• Select personal and personal care services with the proper health and safety measures in place, including tattoo parlours, barber shops, hair salons and beauty salons;
  • Shopping malls under existing restrictions, including food services reopening for take-out and outdoor dining only;
  • Tour and guide services, such as bike and walking, bus and boat tours, as well as tasting and tours for wineries, breweries and distilleries;
  • Water recreational facilities such as outdoor splash pads and wading pools, and all swimming pools;
  • Beach access and additional camping at Ontario Parks;
  • Camping at private campgrounds;
  • Outdoor-only recreational facilities and training for outdoor team sports, with limits to enable physical distancing;
  • Drive-in and drive-through venues for theatres, concerts, animal attractions and cultural appreciation, such as art installations;
  • Film and television production activities, with limits to enable physical distancing; and
  • Weddings and funerals, with limits on social gatherings to 10 people.

As more people return to work, the services they rely on will need to be available regardless of the stage a region is in. The province will soon release more details on:

  • Child care;
  • Summer camps;
  • Post-secondary education pilots to help people graduate;
  • Training centres; and
  • Public transit.

“The health and long-term economic well-being of the people of Ontario has guided every decision we have made in response to COVID-19,” said Rod Phillips, Minister of Finance and Chair of the Ontario Jobs and Recovery Committee. “The people and employers of Ontario have demonstrated responsible behaviour throughout the global pandemic. I’m confident that will continue in Stage 2 and beyond. Our collective health and the economic recovery of the province depend on it.”

At the beginning of each week, the government will provide an update on the ongoing assessment of these regions, and whether they are ready to move into Stage 2 at the end of the week.

Everyone, regardless of where they live in the province, must continue to follow public health advice, including to practise physical distancing, wear a face covering if physical distancing is a challenge, wash hands frequently and thoroughly, and avoid touching your eyes, nose and mouth. The Chief Medical Officer of Health and health experts will continue to closely monitor the evolving situation to advise when public health restrictions can be gradually loosened or if they need to be tightened.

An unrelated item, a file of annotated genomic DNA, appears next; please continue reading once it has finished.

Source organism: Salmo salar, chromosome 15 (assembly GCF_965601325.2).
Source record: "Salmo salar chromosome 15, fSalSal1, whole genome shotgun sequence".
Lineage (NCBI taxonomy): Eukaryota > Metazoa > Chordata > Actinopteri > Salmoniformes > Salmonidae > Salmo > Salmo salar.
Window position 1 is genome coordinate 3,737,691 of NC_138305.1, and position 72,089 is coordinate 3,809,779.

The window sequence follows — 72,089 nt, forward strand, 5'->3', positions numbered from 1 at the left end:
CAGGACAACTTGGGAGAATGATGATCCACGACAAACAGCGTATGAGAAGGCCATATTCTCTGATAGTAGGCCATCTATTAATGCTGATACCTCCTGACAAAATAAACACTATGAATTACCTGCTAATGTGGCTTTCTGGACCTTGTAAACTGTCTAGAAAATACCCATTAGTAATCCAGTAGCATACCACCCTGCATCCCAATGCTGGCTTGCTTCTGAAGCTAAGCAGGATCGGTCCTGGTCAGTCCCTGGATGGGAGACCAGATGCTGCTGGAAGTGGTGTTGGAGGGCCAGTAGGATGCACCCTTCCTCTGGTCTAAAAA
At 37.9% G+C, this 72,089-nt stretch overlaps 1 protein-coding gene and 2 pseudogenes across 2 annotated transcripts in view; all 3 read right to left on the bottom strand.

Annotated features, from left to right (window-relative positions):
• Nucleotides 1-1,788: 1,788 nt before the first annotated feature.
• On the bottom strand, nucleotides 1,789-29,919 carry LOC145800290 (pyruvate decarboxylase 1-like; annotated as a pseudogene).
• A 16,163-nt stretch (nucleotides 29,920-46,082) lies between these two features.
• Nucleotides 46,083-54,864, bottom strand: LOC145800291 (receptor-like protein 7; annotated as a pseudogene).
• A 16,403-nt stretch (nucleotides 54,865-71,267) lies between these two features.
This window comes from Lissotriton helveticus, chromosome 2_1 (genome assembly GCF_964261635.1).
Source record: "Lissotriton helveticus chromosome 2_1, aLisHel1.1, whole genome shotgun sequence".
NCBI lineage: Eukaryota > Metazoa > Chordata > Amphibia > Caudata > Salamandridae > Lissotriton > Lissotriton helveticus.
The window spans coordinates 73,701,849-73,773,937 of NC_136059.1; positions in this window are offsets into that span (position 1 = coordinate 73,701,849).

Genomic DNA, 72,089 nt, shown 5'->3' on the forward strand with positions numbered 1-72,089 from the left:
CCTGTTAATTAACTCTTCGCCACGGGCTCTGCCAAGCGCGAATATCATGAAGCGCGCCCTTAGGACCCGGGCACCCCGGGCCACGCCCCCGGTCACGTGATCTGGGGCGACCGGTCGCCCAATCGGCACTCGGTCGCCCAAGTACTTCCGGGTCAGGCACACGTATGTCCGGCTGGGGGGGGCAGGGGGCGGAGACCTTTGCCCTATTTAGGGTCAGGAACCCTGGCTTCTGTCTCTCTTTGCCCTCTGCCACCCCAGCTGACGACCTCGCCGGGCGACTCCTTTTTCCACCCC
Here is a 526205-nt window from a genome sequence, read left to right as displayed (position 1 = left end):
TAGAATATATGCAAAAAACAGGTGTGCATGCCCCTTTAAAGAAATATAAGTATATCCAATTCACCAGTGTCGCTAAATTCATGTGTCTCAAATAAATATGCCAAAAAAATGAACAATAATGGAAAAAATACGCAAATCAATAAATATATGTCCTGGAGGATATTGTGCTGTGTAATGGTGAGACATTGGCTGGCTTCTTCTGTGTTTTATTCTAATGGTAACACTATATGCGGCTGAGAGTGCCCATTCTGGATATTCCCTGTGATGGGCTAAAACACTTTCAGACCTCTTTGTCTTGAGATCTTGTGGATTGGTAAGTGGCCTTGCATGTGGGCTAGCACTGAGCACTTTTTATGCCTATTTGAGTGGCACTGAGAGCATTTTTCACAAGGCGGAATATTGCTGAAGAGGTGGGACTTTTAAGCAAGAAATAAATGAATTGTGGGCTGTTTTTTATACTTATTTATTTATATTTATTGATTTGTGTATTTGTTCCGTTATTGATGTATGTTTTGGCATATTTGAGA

“As a result of efforts of all Ontarians to stop the spread of COVID-19, many regions have met the criteria to move into the next stage of our reopening plan, including a decrease in new daily cases and sufficient hospital capacity in the event of any spikes in cases or outbreaks,” said Minister Elliott. “Our regional approach recognizes that different regions in the province are experiencing COVID-19 differently and can safely and gradually ease restrictions and reopen local businesses. We will continue to monitor any shifts in the spread and take decisive action to contain any outbreaks.”

The government, in partnership with health and safety associations, has released more than 100 health and safety guidance documents at Ontario.ca/COVIDsafety to help employers in multiple sectors ― including retail, restaurant and food services and child care ― keep spaces safe for workers and customers. As they prepare to reopen, employers are strongly advised to review these guidance documents and implement appropriate measures to help protect their workers and customers.

“Ontario employers have the information and the tools they need to keep workers safe,” said Minister McNaughton. “That includes safety guidelines, posters and tip sheets to promote safe workplaces and help stop the spread of COVID-19. I strongly advise everyone to visit Ontario.ca/COVIDsafety to read, download, print and post them, for your sake and the sake of those around you.”

“Since the beginning of this pandemic, our government has worked together with Ontario’s business community to mobilize our manufacturing and innovation might to develop made-in-Ontario solutions,” said Minister Fedeli. “As we proceed into Phase 2 of the reopening process, we will continue to support both businesses and workers as we move forward on the path to economic recovery together.”

Quick Facts

  • For questions about what is currently able to open during Stage 1, or what will be open or impacts to your business or employment when we enter Stage 2, call the Stop the Spread Business Information Line at 1-888-444-3659.
  • The Ontario Jobs and Recovery Committee wants to hear directly from people and organizations from all regions and sectors to help inform the next steps in Ontario’s Action Plan in response to COVID-19. You can provide your input here.
  • Visit Ontario.ca/reopen to learn how you can provide your feedback on the impacts of COVID-19 on personal finances, business supports and government relief measures.
  • On April 1, 2020, the government launched the $50 million Ontario Together Fund to support the development of proposals submitted by businesses and individuals through the Ontario Together web portal and help businesses retool their operations.
  • The government has launched the Workplace PPE Supplier Directory to provide businesses with information on personal protective equipment (PPE) suppliers. The directory can be accessed here.

Additional Resources

Province Extends Emergency Orders until June 30, 2020

Most of the Province’s existing Emergency Orders will remain in place until at least June 30, 2020.  This includes the maximum number of people who can congregate remains at 5, unless they reside in the same household.  The number of COVID-19 cases is not going down enough for the province to initiate Phase Two of the Recovery.

A couple of changes though.  Chiropractors (yeah Sean!) and massage therapists can reopen.  Sadly, very sadly, hair stylists have not been given the green light.  COVID-19 hair styles will continue to be the rage for the next while.